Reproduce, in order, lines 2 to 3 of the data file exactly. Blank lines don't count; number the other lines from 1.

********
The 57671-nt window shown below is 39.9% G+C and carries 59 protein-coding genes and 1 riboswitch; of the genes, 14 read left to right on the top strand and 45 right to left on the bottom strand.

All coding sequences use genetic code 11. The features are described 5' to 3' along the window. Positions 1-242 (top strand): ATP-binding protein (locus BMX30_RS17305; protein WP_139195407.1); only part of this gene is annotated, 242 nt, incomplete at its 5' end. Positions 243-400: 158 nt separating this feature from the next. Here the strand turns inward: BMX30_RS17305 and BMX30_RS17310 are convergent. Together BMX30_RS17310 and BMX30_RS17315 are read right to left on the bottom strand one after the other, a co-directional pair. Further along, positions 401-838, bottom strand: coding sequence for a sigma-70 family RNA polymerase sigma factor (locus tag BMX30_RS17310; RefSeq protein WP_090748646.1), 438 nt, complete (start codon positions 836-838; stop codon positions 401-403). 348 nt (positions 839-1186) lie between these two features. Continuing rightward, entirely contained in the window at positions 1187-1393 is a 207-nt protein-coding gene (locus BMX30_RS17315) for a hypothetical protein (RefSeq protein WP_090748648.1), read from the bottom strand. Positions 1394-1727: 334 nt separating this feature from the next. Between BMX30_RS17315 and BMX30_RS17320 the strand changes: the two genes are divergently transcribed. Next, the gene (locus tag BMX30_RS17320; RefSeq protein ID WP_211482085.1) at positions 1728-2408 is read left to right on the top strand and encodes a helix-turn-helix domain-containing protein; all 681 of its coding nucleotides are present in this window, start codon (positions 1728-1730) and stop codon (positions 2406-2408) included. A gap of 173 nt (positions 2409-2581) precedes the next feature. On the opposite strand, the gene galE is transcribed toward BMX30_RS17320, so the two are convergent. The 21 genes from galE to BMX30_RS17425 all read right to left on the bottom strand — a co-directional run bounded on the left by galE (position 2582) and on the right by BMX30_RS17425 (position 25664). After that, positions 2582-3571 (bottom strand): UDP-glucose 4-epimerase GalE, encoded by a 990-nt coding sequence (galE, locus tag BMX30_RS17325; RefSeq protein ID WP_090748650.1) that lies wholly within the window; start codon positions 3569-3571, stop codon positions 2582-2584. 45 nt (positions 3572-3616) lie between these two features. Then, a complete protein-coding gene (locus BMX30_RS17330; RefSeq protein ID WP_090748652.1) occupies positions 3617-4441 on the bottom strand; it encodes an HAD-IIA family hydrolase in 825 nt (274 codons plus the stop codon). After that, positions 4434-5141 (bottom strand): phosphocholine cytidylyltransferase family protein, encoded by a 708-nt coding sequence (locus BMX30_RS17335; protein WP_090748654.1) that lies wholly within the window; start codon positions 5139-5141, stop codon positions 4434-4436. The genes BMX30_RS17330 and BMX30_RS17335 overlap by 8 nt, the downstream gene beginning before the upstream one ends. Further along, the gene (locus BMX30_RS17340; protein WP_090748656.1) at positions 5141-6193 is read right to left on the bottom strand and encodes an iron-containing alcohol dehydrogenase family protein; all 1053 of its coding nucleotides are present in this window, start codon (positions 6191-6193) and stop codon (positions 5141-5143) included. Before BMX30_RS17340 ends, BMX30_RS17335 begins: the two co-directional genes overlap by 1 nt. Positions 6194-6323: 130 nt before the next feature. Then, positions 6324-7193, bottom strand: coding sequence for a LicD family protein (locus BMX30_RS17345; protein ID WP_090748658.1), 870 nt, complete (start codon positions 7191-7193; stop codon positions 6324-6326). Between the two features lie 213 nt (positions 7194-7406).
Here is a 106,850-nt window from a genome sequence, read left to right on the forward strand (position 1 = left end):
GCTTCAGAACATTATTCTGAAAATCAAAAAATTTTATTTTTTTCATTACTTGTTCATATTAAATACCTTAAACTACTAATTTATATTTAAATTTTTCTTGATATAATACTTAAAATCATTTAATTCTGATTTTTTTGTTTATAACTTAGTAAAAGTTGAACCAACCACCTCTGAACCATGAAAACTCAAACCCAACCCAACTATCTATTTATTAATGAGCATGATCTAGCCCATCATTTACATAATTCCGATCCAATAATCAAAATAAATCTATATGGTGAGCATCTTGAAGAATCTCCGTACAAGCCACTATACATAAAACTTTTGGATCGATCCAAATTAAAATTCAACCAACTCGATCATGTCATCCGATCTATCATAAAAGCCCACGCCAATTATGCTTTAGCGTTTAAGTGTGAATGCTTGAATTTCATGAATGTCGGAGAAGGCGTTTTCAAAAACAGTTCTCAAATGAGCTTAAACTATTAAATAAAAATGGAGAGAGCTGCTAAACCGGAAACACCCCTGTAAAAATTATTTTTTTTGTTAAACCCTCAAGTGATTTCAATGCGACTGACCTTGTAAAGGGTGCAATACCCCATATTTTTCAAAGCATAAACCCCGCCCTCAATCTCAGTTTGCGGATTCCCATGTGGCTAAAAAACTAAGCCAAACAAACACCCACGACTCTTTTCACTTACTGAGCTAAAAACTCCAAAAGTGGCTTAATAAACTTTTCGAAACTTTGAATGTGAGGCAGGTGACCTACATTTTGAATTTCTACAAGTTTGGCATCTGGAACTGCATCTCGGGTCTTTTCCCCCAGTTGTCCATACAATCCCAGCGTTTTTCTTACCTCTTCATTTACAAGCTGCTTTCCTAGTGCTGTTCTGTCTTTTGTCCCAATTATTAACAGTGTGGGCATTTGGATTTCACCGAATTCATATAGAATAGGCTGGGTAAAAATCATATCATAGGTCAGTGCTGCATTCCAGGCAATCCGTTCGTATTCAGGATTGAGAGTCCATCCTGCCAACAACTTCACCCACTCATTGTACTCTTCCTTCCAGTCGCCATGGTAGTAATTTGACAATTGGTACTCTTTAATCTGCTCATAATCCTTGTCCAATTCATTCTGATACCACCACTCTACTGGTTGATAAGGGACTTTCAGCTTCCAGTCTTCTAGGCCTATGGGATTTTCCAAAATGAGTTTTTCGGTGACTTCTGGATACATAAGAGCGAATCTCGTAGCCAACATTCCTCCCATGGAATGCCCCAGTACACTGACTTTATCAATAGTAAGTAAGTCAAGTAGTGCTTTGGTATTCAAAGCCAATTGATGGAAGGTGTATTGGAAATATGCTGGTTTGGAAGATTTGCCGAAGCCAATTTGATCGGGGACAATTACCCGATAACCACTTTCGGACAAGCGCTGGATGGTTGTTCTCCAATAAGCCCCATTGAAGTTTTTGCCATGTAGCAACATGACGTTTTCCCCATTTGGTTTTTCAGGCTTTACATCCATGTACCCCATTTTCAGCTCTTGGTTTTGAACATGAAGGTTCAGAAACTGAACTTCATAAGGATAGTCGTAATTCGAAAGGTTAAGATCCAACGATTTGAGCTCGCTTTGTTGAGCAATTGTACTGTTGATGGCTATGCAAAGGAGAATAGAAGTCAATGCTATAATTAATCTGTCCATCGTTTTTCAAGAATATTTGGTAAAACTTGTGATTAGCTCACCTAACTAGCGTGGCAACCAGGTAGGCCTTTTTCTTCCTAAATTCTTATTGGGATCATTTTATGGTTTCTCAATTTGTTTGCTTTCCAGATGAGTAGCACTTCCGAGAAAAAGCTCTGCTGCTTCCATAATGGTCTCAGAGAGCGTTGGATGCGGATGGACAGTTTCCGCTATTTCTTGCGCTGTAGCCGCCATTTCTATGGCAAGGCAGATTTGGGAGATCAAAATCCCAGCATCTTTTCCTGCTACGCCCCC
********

All coding sequences use genetic code 11. The features are described 5' to 3' along the window. Positions 1-242 (top strand): ATP-binding protein (locus BMX30_RS17305; protein WP_139195407.1); only part of this gene is annotated, 242 nt, incomplete at its 5' end. Positions 243-400: 158 nt separating this feature from the next. Here the strand turns inward: BMX30_RS17305 and BMX30_RS17310 are convergent. Together BMX30_RS17310 and BMX30_RS17315 are read right to left on the bottom strand one after the other, a co-directional pair. Further along, positions 401-838, bottom strand: coding sequence for a sigma-70 family RNA polymerase sigma factor (locus tag BMX30_RS17310; RefSeq protein WP_090748646.1), 438 nt, complete (start codon positions 836-838; stop codon positions 401-403). 348 nt (positions 839-1186) lie between these two features. Continuing rightward, entirely contained in the window at positions 1187-1393 is a 207-nt protein-coding gene (locus BMX30_RS17315) for a hypothetical protein (RefSeq protein WP_090748648.1), read from the bottom strand. Positions 1394-1727: 334 nt separating this feature from the next. Between BMX30_RS17315 and BMX30_RS17320 the strand changes: the two genes are divergently transcribed. Next, the gene (locus tag BMX30_RS17320; RefSeq protein ID WP_211482085.1) at positions 1728-2408 is read left to right on the top strand and encodes a helix-turn-helix domain-containing protein; all 681 of its coding nucleotides are present in this window, start codon (positions 1728-1730) and stop codon (positions 2406-2408) included. A gap of 173 nt (positions 2409-2581) precedes the next feature. On the opposite strand, the gene galE is transcribed toward BMX30_RS17320, so the two are convergent. The 21 genes from galE to BMX30_RS17425 all read right to left on the bottom strand — a co-directional run bounded on the left by galE (position 2582) and on the right by BMX30_RS17425 (position 25664). After that, positions 2582-3571 (bottom strand): UDP-glucose 4-epimerase GalE, encoded by a 990-nt coding sequence (galE, locus tag BMX30_RS17325; RefSeq protein ID WP_090748650.1) that lies wholly within the window; start codon positions 3569-3571, stop codon positions 2582-2584. 45 nt (positions 3572-3616) lie between these two features. Then, a complete protein-coding gene (locus BMX30_RS17330; RefSeq protein ID WP_090748652.1) occupies positions 3617-4441 on the bottom strand; it encodes an HAD-IIA family hydrolase in 825 nt (274 codons plus the stop codon). After that, positions 4434-5141 (bottom strand): phosphocholine cytidylyltransferase family protein, encoded by a 708-nt coding sequence (locus BMX30_RS17335; protein WP_090748654.1) that lies wholly within the window; start codon positions 5139-5141, stop codon positions 4434-4436. The genes BMX30_RS17330 and BMX30_RS17335 overlap by 8 nt, the downstream gene beginning before the upstream one ends. Further along, the gene (locus BMX30_RS17340; protein WP_090748656.1) at positions 5141-6193 is read right to left on the bottom strand and encodes an iron-containing alcohol dehydrogenase family protein; all 1053 of its coding nucleotides are present in this window, start codon (positions 6191-6193) and stop codon (positions 5141-5143) included. Before BMX30_RS17340 ends, BMX30_RS17335 begins: the two co-directional genes overlap by 1 nt. Positions 6194-6323: 130 nt before the next feature. Then, positions 6324-7193, bottom strand: coding sequence for a LicD family protein (locus BMX30_RS17345; protein ID WP_090748658.1), 870 nt, complete (start codon positions 7191-7193; stop codon positions 6324-6326). Between the two features lie 213 nt (positions 7194-7406).
Here is a 106,850-nt window from a genome sequence, read left to right on the forward strand (position 1 = left end):